10 July 2010 | BrianDanaCamp
Another Louis Cha swordplay epic adapted by Shaw Bros.
THE SWORD STAINED WITH ROYAL BLOOD (1981) is a convoluted tale of the martial world adapted by screenwriter Ni Kuang from a novel by Louis Cha (Jin Yong) that has been adapted for film and TV both before and since. There was a film version called SWIFT SWORD (1980) done a year earlier, also at Shaw Bros.; a TV series done in 1985; and a wire-fu version starring Yuen Biao made in 1993. It's evident from this film that a lot of plot has been condensed and packed into 104 minutes. Things move fast and there's an awful lot of detail to take in, much of it complicated by frequent flashbacks. It has less action and more talk than usual. Until the big fight finale, most of the fights tend to be short bouts, either friendly ones or tests of opponents' skills.
The plot has to do with a young martial artist, Yuan (Kuo Chui), the son of a slain Ming general, who has trained in isolation for 18 years and gets hold of a treasure map and rare kung fu manual left in a cave by the now-dead Golden Snake. Yuan then follows the instructions left with the map and visits the Wen family in search of a woman named Wen Yi. He is befriended by Wen Qing, another young martial artist, and becomes "sworn brothers" with him, little knowing that Qing is really Wen Yi's daughter who eventually reveals herself as a beautiful teenage girl. There is a matter of stolen gold that pits members of Yuan's own school, the Hua Shan school, against the Wen family. Yuan is in the awkward position of having to mediate between warring factions, but manages to do so quite skillfully. When he shows off the techniques he learned from the manual found with the treasure map, he arouses the Wen patriarch's suspicions. Those techniques were the sole province of Golden Snake, Wen Yi's lover, and the father of Wen Qing.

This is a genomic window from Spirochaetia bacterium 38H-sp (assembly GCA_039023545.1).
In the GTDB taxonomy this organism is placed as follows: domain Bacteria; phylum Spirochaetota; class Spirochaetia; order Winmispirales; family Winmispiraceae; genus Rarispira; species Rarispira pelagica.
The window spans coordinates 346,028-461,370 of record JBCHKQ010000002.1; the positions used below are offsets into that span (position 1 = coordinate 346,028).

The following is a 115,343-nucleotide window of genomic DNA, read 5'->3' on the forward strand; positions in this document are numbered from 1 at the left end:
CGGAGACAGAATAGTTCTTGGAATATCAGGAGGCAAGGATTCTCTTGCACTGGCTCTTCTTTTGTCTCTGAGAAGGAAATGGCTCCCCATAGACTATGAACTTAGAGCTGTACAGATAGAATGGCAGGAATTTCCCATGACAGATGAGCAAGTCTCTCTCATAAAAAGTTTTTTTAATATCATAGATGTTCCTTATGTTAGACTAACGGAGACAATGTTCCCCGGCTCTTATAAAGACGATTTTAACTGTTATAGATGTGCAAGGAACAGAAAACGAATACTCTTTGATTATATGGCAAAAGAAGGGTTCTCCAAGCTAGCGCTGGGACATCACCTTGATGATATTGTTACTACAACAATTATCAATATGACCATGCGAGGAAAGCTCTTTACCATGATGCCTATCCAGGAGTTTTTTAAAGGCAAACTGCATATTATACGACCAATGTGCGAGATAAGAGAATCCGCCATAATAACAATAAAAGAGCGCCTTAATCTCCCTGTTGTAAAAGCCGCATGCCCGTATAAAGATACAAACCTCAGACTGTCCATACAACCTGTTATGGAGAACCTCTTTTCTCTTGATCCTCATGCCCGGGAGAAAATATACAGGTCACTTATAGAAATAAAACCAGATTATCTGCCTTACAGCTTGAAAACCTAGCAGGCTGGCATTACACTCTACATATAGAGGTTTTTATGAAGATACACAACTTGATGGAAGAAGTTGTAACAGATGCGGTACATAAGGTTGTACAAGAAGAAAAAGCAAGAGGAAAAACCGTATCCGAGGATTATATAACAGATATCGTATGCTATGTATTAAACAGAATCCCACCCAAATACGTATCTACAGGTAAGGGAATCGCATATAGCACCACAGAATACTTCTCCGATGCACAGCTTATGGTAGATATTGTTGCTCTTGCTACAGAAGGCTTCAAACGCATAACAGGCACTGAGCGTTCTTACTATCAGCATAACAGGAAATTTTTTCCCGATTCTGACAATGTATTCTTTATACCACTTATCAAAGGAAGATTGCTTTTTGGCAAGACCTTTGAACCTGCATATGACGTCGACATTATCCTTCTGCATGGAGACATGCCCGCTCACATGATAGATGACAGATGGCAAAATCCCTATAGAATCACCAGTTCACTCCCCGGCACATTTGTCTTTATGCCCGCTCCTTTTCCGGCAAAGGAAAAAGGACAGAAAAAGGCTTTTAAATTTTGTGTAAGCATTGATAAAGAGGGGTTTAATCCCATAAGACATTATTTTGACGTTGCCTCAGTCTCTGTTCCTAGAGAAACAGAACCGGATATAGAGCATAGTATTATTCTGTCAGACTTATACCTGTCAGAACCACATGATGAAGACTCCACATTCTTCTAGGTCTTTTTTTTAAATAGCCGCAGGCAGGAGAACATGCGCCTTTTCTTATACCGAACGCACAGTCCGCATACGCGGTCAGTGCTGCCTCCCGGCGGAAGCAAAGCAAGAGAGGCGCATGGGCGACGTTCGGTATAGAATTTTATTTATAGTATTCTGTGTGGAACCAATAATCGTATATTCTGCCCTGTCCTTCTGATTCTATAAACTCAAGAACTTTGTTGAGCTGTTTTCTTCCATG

Most of the action in the last hour takes place in the Wen villa where the parlor is spacious enough to accommodate numerous intricate martial arts battles including the finale where Yuan goes up against the 5 Elements Array. This particular fight is quite spectacular and gives star Kuo Chui the opportunity to show off his considerable fighting and acrobatic skills. Two of his fellow Venoms (from THE FIVE VENOMS, 1978), Chiang Sheng and Lu Feng, are on hand among his many opponents. Honorary "Sixth" Venom Wang Li plays the Wen patriarch.
The lead actress is the spunky young Candy Wen Hsueh Erh, whom I've also seen in SWORDSMAN AND ENCHANTRESS, THE BRAVE ARCHER AND HIS MATE, ODE TO GALLANTRY, and HOLY FLAME OF THE MARTIAL WORLD. She's cute and petite, but can play spoiled, headstrong, and impetuous very well. She's not a martial artist and her fight scenes are staged to cover up this fact, but she's quite appealing nonetheless. Longtime Shaw Bros. leading lady Ching Li has a smaller role as Wen Yi, Qing's mother, but it's an important one in the film as she maintains her love and devotion to Golden Snake (Lung Tien-Hsiang), who is seen in flashbacks to their tender romance, a relationship distorted by her family into a "rape."
But the real heart of this film is Kuo Chui as Yuan Cheng Chih, in one of the few films in which he plays the central heroic role (see also ODE TO GALLANTRY, 1982). He's a charismatic screen presence and superb martial artist and acrobat, but he also fleshes out the role of a man who seeks to use his powers for good and avoid bloodshed or killing. During one encounter, he's appalled when Wen Qing, still in male garb, kills an opponent unnecessarily. He always prefers to negotiate rather than fight. More than anything else, he's the reason to see this film. Wong Yue played the role in the earlier film, SWIFT SWORD, also reviewed on this site, and was quite good, but he doesn't dominate the film as Kuo Chui does here.